KUALA LUMPUR: The formation of a special ministerial committee between Malaysia and Singapore on the Iskandar Development Region (IDR) should not be seen as a sign that Malaysia was “giving in” on outstanding issues, the Dewan Negara was told.
Foreign Ministry parliamentary-secretary Ahmad Shabery Cheek said this did not mean that the country was weak or willing to give way to Singapore on outstanding issues between both nations.
Shabery told Senator Datuk Musa Sheikh Fadzir that the committee, formed to facilitate investment, business and tourism in IDR, would not make Malaysia’s economy overly dependent on Singapore or that it might be used by the republic as a bargaining chip to settle outstanding issues with Malaysia.
“At the end of the day, Malaysia is aiming to gain more economic benefits through this effort,” Shabery said during question time yesterday.
Prime Minister Datuk Seri Abdullah Ahmad Badawi and his Singapore counterpart Lee Hsien Loong had agreed to set up a special ministerial committee to discuss areas of cooperation in the IDR, including the use of smartcards for easier travel between IDR and Singapore and the promotion of tourism.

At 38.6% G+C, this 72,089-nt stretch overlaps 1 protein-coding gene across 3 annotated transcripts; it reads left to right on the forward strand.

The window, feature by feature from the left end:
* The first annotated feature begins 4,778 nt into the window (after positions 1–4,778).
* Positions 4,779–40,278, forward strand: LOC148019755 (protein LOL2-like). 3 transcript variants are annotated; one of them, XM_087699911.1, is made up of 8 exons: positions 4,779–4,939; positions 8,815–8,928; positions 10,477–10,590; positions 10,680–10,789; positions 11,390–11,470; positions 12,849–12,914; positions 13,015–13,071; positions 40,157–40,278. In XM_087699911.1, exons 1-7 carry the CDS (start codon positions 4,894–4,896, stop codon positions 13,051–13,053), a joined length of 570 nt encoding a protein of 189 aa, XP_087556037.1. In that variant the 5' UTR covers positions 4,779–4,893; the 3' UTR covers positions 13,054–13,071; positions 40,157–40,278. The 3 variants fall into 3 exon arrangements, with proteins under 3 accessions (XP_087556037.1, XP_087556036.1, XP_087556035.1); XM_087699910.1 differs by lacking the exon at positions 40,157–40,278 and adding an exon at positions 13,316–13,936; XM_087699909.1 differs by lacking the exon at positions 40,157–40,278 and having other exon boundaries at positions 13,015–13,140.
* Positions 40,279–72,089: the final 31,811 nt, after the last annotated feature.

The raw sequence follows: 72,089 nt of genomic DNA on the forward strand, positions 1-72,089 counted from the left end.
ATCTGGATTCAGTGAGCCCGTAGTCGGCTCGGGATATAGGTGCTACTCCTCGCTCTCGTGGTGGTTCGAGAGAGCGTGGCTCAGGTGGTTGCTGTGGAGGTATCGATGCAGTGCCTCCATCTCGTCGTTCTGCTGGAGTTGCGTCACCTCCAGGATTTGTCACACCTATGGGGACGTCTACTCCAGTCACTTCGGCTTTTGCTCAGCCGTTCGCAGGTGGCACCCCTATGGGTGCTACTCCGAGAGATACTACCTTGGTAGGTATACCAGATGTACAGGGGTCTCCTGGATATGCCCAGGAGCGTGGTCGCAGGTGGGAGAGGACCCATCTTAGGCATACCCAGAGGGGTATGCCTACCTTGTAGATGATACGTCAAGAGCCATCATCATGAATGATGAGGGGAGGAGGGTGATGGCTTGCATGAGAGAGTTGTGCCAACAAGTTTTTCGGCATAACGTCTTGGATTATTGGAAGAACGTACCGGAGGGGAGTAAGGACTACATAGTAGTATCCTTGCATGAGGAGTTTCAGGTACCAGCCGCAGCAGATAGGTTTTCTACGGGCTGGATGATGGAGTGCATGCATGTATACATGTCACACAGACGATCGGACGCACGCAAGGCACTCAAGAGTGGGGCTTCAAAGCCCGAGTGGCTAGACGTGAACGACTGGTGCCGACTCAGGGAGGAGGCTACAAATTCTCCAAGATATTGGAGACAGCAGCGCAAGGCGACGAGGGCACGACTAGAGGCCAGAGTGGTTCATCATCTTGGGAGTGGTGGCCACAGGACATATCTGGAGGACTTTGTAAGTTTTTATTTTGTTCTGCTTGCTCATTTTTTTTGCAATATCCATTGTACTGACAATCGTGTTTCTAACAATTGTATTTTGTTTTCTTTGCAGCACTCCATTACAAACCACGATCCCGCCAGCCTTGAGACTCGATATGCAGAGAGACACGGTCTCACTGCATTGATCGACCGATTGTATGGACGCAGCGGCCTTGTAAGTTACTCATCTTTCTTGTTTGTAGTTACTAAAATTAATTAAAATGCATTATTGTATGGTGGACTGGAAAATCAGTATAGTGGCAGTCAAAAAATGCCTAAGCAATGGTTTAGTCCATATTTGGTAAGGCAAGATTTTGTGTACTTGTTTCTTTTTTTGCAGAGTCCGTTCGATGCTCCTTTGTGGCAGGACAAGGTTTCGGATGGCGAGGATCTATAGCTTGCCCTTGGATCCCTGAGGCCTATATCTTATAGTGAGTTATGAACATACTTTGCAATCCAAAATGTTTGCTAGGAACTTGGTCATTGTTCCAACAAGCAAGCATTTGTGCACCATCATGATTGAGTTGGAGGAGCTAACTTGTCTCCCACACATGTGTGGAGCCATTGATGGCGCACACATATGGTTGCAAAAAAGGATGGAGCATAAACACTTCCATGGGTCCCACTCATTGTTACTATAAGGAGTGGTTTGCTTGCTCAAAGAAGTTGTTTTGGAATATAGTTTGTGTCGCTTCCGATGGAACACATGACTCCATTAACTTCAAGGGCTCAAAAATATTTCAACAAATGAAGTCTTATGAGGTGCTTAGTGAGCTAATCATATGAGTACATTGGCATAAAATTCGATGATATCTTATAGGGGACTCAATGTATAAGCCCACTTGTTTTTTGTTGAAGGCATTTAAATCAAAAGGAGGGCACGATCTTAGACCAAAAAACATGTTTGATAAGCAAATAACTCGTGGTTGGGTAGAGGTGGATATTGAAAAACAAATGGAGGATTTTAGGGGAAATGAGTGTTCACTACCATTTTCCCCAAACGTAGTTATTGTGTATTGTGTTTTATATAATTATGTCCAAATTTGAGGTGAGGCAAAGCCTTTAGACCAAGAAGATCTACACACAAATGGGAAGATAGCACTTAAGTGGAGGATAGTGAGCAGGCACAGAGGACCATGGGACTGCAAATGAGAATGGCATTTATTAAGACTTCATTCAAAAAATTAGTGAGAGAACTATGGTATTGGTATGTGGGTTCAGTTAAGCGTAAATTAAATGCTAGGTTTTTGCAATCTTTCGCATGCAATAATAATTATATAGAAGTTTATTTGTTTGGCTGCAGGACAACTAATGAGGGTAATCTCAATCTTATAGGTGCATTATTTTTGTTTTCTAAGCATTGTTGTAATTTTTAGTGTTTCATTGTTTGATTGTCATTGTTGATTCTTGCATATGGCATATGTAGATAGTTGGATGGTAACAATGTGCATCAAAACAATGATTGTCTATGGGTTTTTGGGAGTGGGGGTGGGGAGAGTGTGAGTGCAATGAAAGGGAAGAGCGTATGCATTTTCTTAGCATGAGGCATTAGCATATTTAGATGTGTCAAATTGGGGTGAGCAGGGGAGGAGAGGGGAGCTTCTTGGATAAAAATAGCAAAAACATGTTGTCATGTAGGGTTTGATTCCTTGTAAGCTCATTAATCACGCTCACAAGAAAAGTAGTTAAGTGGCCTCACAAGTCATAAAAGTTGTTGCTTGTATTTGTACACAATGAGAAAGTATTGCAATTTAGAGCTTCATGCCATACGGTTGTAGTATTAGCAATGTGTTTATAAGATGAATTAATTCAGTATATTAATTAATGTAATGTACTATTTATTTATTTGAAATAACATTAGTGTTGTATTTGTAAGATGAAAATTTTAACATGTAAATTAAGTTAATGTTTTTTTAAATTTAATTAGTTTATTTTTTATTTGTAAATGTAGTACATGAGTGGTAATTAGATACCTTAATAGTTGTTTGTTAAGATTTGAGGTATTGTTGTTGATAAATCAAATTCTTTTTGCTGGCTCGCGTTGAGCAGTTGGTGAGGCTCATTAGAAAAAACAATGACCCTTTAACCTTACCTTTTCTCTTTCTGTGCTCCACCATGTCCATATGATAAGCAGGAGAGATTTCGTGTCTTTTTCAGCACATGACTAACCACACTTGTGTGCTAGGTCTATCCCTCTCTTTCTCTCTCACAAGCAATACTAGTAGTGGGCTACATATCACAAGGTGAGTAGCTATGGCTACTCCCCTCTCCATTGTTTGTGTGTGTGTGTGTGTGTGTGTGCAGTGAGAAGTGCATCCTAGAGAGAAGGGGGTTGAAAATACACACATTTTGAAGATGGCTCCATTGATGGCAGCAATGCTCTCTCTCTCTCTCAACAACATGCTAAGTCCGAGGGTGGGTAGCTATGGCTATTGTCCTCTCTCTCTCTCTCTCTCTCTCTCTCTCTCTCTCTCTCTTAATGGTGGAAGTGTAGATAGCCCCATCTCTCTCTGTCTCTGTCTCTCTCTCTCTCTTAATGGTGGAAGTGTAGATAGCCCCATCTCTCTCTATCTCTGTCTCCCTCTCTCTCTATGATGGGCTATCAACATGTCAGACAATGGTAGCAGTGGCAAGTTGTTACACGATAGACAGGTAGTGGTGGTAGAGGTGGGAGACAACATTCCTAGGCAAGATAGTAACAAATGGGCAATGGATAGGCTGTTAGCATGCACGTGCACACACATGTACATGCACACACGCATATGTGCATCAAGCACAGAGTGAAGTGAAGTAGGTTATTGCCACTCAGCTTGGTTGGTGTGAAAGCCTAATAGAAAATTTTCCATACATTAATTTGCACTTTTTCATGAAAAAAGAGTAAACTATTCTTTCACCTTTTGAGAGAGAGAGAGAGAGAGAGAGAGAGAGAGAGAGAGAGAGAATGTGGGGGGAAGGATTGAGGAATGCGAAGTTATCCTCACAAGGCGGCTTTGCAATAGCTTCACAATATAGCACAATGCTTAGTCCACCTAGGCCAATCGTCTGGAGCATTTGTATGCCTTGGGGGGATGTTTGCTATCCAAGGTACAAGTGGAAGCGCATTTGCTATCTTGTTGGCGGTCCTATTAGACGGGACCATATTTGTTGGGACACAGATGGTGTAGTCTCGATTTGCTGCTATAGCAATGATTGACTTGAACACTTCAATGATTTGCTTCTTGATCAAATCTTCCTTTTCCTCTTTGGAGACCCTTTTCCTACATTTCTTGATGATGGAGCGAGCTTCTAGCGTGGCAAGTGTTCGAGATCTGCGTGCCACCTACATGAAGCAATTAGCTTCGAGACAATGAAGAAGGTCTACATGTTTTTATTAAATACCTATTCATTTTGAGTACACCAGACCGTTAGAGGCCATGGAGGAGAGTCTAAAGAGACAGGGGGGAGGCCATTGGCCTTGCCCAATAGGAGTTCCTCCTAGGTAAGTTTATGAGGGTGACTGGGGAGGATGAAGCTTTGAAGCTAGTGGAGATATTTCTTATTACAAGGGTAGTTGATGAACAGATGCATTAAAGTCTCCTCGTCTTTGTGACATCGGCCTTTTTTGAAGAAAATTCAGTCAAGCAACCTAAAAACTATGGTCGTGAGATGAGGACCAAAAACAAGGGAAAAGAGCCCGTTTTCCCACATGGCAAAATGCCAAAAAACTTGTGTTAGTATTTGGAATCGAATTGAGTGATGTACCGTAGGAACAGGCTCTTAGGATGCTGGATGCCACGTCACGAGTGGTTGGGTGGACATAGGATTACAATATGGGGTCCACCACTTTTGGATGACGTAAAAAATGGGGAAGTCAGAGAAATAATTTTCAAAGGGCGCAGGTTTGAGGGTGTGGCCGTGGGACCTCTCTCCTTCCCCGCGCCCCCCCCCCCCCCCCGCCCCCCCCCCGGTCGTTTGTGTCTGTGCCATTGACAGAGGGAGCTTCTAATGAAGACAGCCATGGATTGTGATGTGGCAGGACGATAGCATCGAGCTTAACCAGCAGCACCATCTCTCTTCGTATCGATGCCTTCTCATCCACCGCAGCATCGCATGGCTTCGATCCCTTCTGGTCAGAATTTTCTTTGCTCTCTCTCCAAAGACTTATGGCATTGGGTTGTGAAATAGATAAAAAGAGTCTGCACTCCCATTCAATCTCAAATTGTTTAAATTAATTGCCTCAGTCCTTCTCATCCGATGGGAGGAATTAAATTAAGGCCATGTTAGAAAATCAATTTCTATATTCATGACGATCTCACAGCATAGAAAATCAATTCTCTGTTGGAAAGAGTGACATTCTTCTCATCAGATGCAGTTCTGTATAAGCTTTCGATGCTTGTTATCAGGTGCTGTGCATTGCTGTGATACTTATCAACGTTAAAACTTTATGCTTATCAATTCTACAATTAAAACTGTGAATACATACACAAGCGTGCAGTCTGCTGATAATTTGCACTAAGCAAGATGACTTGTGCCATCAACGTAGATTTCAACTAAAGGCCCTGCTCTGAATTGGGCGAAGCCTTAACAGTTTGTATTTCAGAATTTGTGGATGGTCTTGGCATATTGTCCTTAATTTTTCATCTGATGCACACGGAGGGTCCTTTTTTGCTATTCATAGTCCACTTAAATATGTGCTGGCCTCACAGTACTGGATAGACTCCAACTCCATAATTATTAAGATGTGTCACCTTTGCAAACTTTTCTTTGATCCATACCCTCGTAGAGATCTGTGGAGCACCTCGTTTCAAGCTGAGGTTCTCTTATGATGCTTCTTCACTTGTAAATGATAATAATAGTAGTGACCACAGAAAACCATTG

Shabery said the IDR was an economic vehicle that would help Malaysia attract international investors.
He said China's Shenzen economic district had attracted many foreign investments which contributed to the country’s economy and improved its financial clout at the global arena.
“China’s sovereignty is still intact and its economic independence stays strong despite having attracted many foreign investments.
“Singaporeans should invest (in IDR) because of the economic benefits that can be gained by both countries,” Shabery said.